Consider, for example, an unwelcome army on your doorstep…

Posted on July 2, 2015 by


Think about it.

When was the last time your government threatened to deploy the military of your government to your neck of the woods. Of course, I’m not talking about a simple military exercise, but a full-blown deployment set on silencing what appeared to befor better or worse, whether you were in agreement with it or notthe majority voice. When, in your lifetime, have you experienced this, firsthand?

The problem today, is that many can’t fathom the differences that existed between then and today, and we most certainly cannot fathom what I mentioned above. Superimposing modern thinking on a time, well over 100 years ago, is a poor lens to the past.

Enter the discussion of the Confederate flag and monuments:

I fully understand how the Confederate flag has been used since the Civil War, and, despite efforts in more recent times to redefine meaning, it has been used, specifically, for vile purposes. I also fully understand what the Confederate flag meant during the Civil War. Even during the war, at the core, the banner was a symbol representing a government which was built on a foundation (please… by all means… read the documents on secession that came from the lower South… the first seven Confederate states) which clearly expressed a determination to uphold the “right” to own other human beings, and that these other human beings were of a lower class.

Furthermore, there were even those in the South (and in the North for that matter) who did not own slaves who, yet, had vested interests in slavery. If it failed, in their minds, so too would they fail… economically and socially. The dull beat of the drums of abolition behind the Lincoln administration (and over the course of years before Lincoln rose to the presidency) were actually shrills to many in the South. Despite promises to protect the institution of slavery, the writing was on the wall. In the current Union, slavery’s days were numbered.

I argue, however, that there is also a valid case to be made for those who saw secession under a different light… that there was a number… a percentage that is probably impossible to clearly identify… that eventually saw secession as a necessary step… and was not inspired by slavery. True… who knows how many were swayed by the influential rhetoric of those who had a clear interest in preserving slavery (after all, those with slave interests needed the people after the actions of their “elected” officials), who sold the secession package in the allusion of an enticing carrot. But, even beyond this lot, there were others who may not have been influenced, but felt that an invading army truly would threaten hearth and home… and even that such made for an unholy war (I’ll have to get back to this one in another post).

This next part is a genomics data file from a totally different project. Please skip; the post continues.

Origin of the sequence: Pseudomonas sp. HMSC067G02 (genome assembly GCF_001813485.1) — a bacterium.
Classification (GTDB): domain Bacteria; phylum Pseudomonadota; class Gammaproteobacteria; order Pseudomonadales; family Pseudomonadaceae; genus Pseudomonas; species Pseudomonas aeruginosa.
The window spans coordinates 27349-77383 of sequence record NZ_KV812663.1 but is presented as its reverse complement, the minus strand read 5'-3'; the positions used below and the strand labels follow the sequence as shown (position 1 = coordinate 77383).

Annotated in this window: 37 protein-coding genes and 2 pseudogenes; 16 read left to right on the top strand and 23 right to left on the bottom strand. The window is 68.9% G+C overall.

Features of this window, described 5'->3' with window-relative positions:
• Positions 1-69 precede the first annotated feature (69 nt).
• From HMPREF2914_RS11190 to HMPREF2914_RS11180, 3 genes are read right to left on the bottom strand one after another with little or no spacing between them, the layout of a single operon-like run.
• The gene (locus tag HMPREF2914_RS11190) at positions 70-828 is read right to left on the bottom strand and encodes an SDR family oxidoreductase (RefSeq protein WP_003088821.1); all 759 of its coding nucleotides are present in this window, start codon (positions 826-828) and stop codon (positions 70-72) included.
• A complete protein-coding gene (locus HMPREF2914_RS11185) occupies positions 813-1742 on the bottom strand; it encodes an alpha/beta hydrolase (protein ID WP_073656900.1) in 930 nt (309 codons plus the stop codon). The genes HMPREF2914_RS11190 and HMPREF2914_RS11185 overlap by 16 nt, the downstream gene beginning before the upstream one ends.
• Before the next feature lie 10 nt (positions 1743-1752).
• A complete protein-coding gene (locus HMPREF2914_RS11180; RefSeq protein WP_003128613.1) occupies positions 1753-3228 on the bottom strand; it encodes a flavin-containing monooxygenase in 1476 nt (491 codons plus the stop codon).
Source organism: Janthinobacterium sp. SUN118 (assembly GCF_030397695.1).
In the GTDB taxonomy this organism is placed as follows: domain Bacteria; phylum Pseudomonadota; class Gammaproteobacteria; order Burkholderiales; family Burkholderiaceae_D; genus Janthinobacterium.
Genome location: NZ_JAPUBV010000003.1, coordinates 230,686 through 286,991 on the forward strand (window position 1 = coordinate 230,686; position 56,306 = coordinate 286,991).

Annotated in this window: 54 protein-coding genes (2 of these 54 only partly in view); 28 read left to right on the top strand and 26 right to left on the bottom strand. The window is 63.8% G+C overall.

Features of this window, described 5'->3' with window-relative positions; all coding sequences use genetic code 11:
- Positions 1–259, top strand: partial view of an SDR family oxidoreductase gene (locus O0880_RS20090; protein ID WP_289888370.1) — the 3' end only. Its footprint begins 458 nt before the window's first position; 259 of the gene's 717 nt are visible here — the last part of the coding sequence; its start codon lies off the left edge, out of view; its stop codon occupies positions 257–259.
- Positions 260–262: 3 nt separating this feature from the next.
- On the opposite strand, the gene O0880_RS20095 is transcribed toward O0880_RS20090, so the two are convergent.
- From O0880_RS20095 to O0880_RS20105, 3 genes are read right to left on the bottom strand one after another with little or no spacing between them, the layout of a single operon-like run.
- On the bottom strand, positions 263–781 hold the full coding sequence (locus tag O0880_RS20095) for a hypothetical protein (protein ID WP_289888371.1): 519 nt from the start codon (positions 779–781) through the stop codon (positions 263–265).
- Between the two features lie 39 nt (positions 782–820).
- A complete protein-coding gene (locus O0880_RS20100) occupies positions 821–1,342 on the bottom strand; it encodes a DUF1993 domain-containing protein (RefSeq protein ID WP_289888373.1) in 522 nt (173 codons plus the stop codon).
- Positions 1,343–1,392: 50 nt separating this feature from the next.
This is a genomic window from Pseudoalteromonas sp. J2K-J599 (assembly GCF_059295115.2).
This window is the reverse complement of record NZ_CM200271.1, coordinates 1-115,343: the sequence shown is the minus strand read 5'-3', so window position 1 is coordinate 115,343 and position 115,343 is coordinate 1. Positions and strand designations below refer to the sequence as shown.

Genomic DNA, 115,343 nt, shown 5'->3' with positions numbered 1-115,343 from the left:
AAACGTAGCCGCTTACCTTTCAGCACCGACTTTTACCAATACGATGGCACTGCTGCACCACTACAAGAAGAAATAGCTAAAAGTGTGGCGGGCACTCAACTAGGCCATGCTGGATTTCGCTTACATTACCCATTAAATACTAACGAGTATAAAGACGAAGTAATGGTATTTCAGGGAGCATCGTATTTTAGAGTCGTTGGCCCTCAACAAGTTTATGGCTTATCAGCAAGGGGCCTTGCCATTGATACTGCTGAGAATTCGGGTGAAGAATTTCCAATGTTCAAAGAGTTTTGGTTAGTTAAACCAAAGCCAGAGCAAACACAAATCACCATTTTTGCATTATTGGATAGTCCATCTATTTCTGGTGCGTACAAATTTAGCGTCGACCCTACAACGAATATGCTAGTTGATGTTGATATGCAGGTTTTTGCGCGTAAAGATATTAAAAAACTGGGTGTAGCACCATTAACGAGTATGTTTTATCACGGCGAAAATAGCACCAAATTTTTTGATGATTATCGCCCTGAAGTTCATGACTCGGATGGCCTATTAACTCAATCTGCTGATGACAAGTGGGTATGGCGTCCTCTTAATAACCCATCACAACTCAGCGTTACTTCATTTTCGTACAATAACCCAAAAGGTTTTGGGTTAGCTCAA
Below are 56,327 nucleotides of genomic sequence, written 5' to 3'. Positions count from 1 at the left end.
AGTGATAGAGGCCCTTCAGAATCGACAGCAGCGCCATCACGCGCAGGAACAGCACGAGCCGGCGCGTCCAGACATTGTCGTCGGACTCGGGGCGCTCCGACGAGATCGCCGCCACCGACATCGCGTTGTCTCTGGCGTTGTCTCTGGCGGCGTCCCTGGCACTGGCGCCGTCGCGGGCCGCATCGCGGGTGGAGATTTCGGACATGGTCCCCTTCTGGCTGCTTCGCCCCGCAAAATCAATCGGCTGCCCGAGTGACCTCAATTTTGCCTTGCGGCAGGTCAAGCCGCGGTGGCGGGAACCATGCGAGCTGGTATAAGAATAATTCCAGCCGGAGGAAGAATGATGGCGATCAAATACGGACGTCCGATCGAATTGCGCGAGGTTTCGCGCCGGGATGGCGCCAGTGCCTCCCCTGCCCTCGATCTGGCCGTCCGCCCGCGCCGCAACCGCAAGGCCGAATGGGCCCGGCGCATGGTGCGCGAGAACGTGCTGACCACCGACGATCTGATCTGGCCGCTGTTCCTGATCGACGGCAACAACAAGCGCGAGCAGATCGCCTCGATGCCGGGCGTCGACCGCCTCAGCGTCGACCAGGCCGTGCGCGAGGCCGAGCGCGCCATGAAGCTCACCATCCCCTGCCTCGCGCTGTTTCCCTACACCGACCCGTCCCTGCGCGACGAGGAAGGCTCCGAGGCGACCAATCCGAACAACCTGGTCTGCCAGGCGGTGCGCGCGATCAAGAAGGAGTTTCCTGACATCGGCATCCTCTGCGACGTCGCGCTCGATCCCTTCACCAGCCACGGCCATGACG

Secession may have even been a step which those of a free mind argued against up until a particular point… and eventually was a step which even they agreed must be taken because an army was being raised with the intent of being sent to suppress the majority voice in the region to which they could personally identify… a like people. Even though they might not agree with the majority voice, there was a bond (which it seems some can’t understand, today) with their people, and it is one that had been defined, and regularly reinforced in minds, for two to three generations.

It is that these “conditional Unionists” would have to lay aside their differences with the majority… whether those differences were based on the concept that their understanding of Union differed from that of others… or even that their ideas that slavery was an institution which must be dissolved for the better of all would have to come second, for now. Of the two disagreeables, one held higher urgency… immediacy… over the other. In one, whether in the name of preserving slavery or notit actually was about states rights… but understand, it was whether states rights meant the right to preserve what appeared to be a Constitutional right to own slaves… or a states rights issue which suggested that the Federal authority was overstepping its authority and must be countered.

The Confederate flag, by this point, has already developed different meanings… many layers… to different people, even if solely limited to how Southern people looked upon the flag at that time.

Granted, there is a catch in this, and it is an unavoidable catch. Not only have I categorized different people and their motivations… I’ve whittled down to an uncountable percent of people, but… perhaps more importantly… despite what might appear to be more sustainable reasoning… by joining the Confederacy, it is impossible to deny the fact that, under that single banner, all were tied, at least for now, to a government set on the preservation of slavery. This is something one cannot dismiss.

Nevertheless… they went to war… against a government that they identified as a foreign one, AND amongst themselves. Region against region, and region against itself.